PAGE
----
FileMaker JSON Serialization and Deserialization Gotchas

By August 20, 2019 September 5th, 2019 One Comment

The native FileMaker JSON functions have been around for a while now, and as a result, the use of JSON within FileMaker solutions has become widespread. Some common uses include:

  • Interacting with REST APIs
  • Passing script parameters and results
  • Tracking session data
  • Displaying virtual lists
  • Working with non-persistent data

There are a couple of gotchas that developers need to be aware of when serializing and deserializing JSON. (Serializing refers to converting values in FileMaker fields or variables into JSON data. Deserializing is the inverse operation – extracting a value from JSON to a FileMaker field or variable.) These behaviors stem from several causes, including:

  • Mismatches between FileMaker and JSON data types
  • File metadata
  • Line endings

Mismatches Between FileMaker and JSON Data Types

A JSON data blob will either be a JSON object or a JSON array, but in FileMaker it will be represented as a text value. Within the JSON object (or array), the property values (or array values) can be one of several JSON data types. These types are shown in the table below, along with the FileMaker data types. Note that not all types in one column have a matching type in the other column.

FileMaker JSON
Text String
Number Number

While FileMaker fields have an explicit data type, the behavior for FileMaker variables is less obvious. The exact nature of how the FileMaker calculation engine determines variable data types is not documented, but variables seem to inherit the data type from the value assigned to the variable. For example, if you assign a text value, then the variable data type is text. In most cases, this works just fine, but there are some edge cases that can cause problems – we’ll show some examples of these in a moment.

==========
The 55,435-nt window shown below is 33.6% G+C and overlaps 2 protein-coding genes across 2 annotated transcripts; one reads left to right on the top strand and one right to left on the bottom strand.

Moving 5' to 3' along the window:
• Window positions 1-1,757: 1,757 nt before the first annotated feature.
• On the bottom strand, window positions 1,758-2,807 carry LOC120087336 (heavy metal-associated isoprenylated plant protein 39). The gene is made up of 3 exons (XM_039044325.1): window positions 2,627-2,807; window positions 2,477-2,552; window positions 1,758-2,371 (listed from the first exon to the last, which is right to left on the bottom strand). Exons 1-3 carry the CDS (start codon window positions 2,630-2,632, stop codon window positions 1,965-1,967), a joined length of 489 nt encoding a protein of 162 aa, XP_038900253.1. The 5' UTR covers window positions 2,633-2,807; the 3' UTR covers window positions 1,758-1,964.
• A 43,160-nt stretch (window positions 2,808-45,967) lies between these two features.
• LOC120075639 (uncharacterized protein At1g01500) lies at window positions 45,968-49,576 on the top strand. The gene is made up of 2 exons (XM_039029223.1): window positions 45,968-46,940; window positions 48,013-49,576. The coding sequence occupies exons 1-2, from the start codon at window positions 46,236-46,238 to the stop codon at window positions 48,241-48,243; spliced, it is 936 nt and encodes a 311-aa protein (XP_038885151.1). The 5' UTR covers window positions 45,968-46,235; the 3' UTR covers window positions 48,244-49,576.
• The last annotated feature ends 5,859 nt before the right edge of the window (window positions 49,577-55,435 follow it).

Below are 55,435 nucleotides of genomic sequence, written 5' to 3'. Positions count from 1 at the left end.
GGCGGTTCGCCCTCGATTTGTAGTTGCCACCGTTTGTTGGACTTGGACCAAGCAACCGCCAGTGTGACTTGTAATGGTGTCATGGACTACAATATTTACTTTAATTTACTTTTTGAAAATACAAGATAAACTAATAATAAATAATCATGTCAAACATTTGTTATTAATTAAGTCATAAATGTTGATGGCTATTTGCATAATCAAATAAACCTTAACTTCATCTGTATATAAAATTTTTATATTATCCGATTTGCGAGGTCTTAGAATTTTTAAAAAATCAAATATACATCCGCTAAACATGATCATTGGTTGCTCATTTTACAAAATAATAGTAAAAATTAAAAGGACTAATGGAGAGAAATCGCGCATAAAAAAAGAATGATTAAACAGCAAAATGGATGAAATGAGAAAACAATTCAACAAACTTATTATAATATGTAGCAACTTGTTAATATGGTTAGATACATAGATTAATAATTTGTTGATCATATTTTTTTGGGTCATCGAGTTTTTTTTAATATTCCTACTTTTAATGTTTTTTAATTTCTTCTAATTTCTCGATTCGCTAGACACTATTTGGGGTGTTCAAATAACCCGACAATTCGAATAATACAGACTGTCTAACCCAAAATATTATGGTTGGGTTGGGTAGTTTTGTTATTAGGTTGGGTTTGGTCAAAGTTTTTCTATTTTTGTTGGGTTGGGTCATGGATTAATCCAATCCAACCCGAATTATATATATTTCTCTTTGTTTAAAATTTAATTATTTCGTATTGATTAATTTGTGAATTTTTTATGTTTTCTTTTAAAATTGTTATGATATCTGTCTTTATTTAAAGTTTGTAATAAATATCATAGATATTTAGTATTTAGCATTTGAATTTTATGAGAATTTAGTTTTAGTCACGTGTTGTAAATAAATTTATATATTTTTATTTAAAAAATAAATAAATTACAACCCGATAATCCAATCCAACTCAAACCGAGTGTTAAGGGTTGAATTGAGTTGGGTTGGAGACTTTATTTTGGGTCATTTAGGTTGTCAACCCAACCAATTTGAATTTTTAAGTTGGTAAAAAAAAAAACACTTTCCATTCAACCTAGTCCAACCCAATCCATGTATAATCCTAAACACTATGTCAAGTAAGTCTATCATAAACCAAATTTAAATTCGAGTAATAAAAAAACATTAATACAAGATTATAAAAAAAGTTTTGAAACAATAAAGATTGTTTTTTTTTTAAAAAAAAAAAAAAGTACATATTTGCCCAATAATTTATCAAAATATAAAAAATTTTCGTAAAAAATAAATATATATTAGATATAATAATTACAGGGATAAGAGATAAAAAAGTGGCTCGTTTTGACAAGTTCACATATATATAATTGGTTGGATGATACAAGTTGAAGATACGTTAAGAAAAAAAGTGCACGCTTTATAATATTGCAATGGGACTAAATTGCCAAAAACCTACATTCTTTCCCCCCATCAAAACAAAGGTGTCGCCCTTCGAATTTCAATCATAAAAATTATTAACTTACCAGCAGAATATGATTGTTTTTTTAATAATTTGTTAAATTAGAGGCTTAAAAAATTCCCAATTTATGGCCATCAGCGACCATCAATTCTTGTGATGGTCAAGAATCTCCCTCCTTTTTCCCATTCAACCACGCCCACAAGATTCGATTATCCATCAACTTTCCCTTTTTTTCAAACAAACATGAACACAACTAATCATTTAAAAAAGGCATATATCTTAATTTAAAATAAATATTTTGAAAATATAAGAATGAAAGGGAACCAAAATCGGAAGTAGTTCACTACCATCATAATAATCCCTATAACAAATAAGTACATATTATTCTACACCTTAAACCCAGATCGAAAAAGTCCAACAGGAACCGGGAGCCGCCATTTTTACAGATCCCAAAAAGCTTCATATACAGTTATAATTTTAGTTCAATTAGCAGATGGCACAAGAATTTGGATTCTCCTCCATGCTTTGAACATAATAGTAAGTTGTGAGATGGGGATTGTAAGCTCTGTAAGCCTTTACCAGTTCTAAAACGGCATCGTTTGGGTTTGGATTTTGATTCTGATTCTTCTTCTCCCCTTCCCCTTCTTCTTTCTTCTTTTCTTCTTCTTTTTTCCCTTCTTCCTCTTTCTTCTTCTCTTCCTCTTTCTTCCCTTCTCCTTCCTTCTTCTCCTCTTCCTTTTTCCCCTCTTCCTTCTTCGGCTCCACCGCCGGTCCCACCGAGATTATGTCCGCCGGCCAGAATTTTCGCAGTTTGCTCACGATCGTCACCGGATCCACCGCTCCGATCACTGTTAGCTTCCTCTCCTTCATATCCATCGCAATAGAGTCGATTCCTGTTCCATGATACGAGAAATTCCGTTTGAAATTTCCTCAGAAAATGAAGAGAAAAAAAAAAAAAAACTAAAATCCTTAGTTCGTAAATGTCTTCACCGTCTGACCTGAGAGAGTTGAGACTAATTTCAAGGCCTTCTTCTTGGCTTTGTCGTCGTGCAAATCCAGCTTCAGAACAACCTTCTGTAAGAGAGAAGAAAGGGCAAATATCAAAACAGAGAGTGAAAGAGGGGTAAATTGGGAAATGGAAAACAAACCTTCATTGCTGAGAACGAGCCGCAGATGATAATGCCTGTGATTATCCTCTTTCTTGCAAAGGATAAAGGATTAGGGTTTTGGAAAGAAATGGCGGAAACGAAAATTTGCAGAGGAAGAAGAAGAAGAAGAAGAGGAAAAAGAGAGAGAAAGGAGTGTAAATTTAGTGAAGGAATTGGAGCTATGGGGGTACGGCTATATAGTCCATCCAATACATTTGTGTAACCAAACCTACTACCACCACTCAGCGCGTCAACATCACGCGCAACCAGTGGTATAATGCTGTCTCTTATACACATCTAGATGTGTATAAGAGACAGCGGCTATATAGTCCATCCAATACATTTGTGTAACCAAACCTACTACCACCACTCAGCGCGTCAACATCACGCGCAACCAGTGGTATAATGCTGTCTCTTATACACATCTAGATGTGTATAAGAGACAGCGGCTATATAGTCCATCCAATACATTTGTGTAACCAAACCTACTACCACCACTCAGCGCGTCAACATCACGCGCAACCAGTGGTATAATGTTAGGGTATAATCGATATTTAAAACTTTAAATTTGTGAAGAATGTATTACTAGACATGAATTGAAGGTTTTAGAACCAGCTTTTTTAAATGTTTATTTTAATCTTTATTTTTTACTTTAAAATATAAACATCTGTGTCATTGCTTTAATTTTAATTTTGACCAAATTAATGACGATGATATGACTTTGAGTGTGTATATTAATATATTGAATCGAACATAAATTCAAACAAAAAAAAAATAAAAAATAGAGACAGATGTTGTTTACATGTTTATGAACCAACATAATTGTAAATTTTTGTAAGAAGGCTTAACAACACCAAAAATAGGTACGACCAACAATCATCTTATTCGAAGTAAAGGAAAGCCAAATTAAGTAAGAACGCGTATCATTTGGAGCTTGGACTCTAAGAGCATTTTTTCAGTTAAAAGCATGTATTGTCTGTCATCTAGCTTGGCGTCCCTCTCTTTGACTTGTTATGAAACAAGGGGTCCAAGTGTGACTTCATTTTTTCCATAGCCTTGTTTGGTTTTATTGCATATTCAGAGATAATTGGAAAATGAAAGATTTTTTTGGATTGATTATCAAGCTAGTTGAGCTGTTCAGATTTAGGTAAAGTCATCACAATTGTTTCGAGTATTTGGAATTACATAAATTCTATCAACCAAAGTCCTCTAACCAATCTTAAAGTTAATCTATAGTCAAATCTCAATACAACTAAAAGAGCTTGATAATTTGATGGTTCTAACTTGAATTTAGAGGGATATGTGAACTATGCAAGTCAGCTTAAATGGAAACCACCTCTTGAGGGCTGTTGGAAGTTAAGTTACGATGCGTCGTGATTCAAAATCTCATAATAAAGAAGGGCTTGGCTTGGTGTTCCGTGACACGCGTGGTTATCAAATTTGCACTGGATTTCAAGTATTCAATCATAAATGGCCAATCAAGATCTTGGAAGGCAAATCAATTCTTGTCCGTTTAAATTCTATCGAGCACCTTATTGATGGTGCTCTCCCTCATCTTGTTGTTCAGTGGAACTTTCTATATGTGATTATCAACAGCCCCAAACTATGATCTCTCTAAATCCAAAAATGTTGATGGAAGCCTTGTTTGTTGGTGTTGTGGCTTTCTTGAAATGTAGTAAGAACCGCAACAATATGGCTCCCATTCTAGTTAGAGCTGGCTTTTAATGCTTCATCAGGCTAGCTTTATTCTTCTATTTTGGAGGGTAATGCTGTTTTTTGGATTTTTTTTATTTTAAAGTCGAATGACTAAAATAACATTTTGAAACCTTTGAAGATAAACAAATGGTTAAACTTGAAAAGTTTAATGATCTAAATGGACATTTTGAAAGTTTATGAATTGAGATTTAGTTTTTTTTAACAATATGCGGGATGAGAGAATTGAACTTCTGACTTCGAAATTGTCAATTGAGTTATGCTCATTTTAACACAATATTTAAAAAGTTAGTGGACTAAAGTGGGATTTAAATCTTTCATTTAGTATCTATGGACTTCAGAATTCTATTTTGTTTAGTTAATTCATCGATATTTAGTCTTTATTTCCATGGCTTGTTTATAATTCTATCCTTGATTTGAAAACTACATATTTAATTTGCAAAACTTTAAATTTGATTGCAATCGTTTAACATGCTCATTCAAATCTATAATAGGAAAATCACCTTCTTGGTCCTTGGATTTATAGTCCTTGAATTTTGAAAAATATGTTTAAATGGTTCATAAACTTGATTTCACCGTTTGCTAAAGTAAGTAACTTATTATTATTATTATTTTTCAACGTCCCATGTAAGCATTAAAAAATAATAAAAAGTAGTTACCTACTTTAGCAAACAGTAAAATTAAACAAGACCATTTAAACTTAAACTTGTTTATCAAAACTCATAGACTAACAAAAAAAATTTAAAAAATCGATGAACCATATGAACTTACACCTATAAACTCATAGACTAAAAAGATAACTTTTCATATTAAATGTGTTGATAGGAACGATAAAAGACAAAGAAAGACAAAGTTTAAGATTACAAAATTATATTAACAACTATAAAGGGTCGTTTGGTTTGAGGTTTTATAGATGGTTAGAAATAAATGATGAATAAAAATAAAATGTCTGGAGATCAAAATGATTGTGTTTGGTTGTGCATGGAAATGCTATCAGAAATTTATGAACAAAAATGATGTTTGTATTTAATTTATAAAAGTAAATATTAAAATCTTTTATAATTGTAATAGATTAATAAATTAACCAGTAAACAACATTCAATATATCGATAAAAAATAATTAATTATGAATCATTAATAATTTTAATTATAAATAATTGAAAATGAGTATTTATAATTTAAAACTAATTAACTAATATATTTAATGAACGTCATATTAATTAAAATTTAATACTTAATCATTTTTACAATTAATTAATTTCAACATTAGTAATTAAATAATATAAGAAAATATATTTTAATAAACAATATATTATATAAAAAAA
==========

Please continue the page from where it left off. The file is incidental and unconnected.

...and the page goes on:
Serializing and deserializing works as expected for some of the data types, such as Text «» String, so I will not cover those here. Instead, I will focus on the non-obvious behaviors.

Number Precision

FileMaker supports both very large numbers and numbers with a very high degree of precision. From the FileMaker Pro 18 Advanced technical specification, supported values are from 10^-400 up to 10^400 and the negative values of the same range.

The JSON implementation used by FileMaker does not offer the same range of support. Once the number exceeds the range, it is converted to scientific notation or truncated when serialized as JSON. This results in a loss of precision. Let’s look at some examples.

This 18 digit number is serialized properly:

JSONSetElement ( "" ; "x" ; 123456789012345678 ; JSONNumber )
= {"x":123456789012345678}

However, this 19 digit number is converted to scientific notation when serialized:

= JSONSetElement ( "" ; "x" ; 1234567890123456789 ; JSONNumber )
= {"x":1.23456789012346e+18}

As a result, deserializing this number results in a loss of precision:

JSONGetElement ( $json ; "x" )
= 1.23456789012346e+18
= 1234567890123460000
≠ 1234567890123456789

Similarly, this number with 15 digits of precision is serialized correctly:

JSONSetElement ( "" ; "x" ; 0.123456789012121 ; JSONNumber )
= {"x":0.123456789012121}

And this number with 16 digits of precision is serialized in a way that results in a loss of precision:

JSONSetElement ( "" ; "x" ; 0.1234567890121212 ; JSONNumber )
= {"x":0.123456789012121}

This has obvious implications when working with large numbers or number with high precision, but typically record data does not involve such numbers. The more common use case is working with numeric UUIDs. If you are assigning numeric UUIDs to your ID fields, and you then pass the value of an ID field to a script using JSON, that value will change.

To get around the loss-of-precision issue, you can serialize numbers as JSON strings instead of JSON numbers.